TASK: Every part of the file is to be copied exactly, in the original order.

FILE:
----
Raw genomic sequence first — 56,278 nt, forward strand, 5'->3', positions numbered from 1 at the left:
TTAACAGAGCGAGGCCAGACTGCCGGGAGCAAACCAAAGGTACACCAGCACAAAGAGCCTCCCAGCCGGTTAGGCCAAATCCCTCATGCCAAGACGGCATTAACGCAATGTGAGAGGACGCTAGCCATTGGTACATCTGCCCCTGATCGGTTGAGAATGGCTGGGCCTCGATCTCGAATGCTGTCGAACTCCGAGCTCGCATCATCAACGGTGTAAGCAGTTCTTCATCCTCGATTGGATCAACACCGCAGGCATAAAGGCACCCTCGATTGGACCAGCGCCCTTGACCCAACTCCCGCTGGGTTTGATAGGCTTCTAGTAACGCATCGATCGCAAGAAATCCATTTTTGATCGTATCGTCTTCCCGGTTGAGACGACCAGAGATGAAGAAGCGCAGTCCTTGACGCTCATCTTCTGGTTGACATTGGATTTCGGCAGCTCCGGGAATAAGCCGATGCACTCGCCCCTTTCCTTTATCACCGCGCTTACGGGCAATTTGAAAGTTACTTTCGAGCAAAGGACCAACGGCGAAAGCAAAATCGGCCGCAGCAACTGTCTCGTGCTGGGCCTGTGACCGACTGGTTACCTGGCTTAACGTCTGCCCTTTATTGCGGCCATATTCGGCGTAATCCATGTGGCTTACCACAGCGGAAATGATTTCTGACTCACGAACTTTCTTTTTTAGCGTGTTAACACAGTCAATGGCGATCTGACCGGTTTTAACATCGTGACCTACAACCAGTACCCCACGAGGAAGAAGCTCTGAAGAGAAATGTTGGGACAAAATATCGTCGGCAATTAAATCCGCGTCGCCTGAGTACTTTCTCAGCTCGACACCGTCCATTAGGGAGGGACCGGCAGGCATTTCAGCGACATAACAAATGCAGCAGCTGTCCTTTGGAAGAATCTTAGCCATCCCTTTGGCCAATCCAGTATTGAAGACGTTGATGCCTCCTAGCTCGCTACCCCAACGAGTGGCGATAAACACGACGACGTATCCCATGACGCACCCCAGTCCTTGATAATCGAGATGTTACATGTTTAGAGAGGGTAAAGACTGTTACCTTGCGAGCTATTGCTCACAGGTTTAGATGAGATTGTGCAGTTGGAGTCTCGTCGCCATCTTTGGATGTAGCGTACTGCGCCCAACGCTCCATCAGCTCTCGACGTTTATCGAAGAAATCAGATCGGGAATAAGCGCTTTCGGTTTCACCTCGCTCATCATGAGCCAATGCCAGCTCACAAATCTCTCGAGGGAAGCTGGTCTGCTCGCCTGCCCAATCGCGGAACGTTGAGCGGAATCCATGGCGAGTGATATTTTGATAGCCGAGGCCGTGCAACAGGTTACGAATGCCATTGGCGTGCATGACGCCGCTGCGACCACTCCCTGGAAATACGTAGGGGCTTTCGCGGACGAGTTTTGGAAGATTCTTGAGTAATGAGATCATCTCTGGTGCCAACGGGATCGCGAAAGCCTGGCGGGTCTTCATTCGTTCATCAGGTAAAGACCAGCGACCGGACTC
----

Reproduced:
Raw genomic sequence first — 56,278 nt, forward strand, 5'->3', positions numbered from 1 at the left:
TTAACAGAGCGAGGCCAGACTGCCGGGAGCAAACCAAAGGTACACCAGCACAAAGAGCCTCCCAGCCGGTTAGGCCAAATCCCTCATGCCAAGACGGCATTAACGCAATGTGAGAGGACGCTAGCCATTGGTACATCTGCCCCTGATCGGTTGAGAATGGCTGGGCCTCGATCTCGAATGCTGTCGAACTCCGAGCTCGCATCATCAACGGTGTAAGCAGTTCTTCATCCTCGATTGGATCAACACCGCAGGCATAAAGGCACCCTCGATTGGACCAGCGCCCTTGACCCAACTCCCGCTGGGTTTGATAGGCTTCTAGTAACGCATCGATCGCAAGAAATCCATTTTTGATCGTATCGTCTTCCCGGTTGAGACGACCAGAGATGAAGAAGCGCAGTCCTTGACGCTCATCTTCTGGTTGACATTGGATTTCGGCAGCTCCGGGAATAAGCCGATGCACTCGCCCCTTTCCTTTATCACCGCGCTTACGGGCAATTTGAAAGTTACTTTCGAGCAAAGGACCAACGGCGAAAGCAAAATCGGCCGCAGCAACTGTCTCGTGCTGGGCCTGTGACCGACTGGTTACCTGGCTTAACGTCTGCCCTTTATTGCGGCCATATTCGGCGTAATCCATGTGGCTTACCACAGCGGAAATGATTTCTGACTCACGAACTTTCTTTTTTAGCGTGTTAACACAGTCAATGGCGATCTGACCGGTTTTAACATCGTGACCTACAACCAGTACCCCACGAGGAAGAAGCTCTGAAGAGAAATGTTGGGACAAAATATCGTCGGCAATTAAATCCGCGTCGCCTGAGTACTTTCTCAGCTCGACACCGTCCATTAGGGAGGGACCGGCAGGCATTTCAGCGACATAACAAATGCAGCAGCTGTCCTTTGGAAGAATCTTAGCCATCCCTTTGGCCAATCCAGTATTGAAGACGTTGATGCCTCCTAGCTCGCTACCCCAACGAGTGGCGATAAACACGACGACGTATCCCATGACGCACCCCAGTCCTTGATAATCGAGATGTTACATGTTTAGAGAGGGTAAAGACTGTTACCTTGCGAGCTATTGCTCACAGGTTTAGATGAGATTGTGCAGTTGGAGTCTCGTCGCCATCTTTGGATGTAGCGTACTGCGCCCAACGCTCCATCAGCTCTCGACGTTTATCGAAGAAATCAGATCGGGAATAAGCGCTTTCGGTTTCACCTCGCTCATCATGAGCCAATGCCAGCTCACAAATCTCTCGAGGGAAGCTGGTCTGCTCGCCTGCCCAATCGCGGAACGTTGAGCGGAATCCATGGCGAGTGATATTTTGATAGCCGAGGCCGTGCAACAGGTTACGAATGCCATTGGCGTGCATGACGCCGCTGCGACCACTCCCTGGAAATACGTAGGGGCTTTCGCGGACGAGTTTTGGAAGATTCTTGAGTAATGAGATCATCTCTGGTGCCAACGGGATCGCGAAAGCCTGGCGGGTCTTCATTCGTTCATCAGGTAAAGACCAGCGACCGGACTC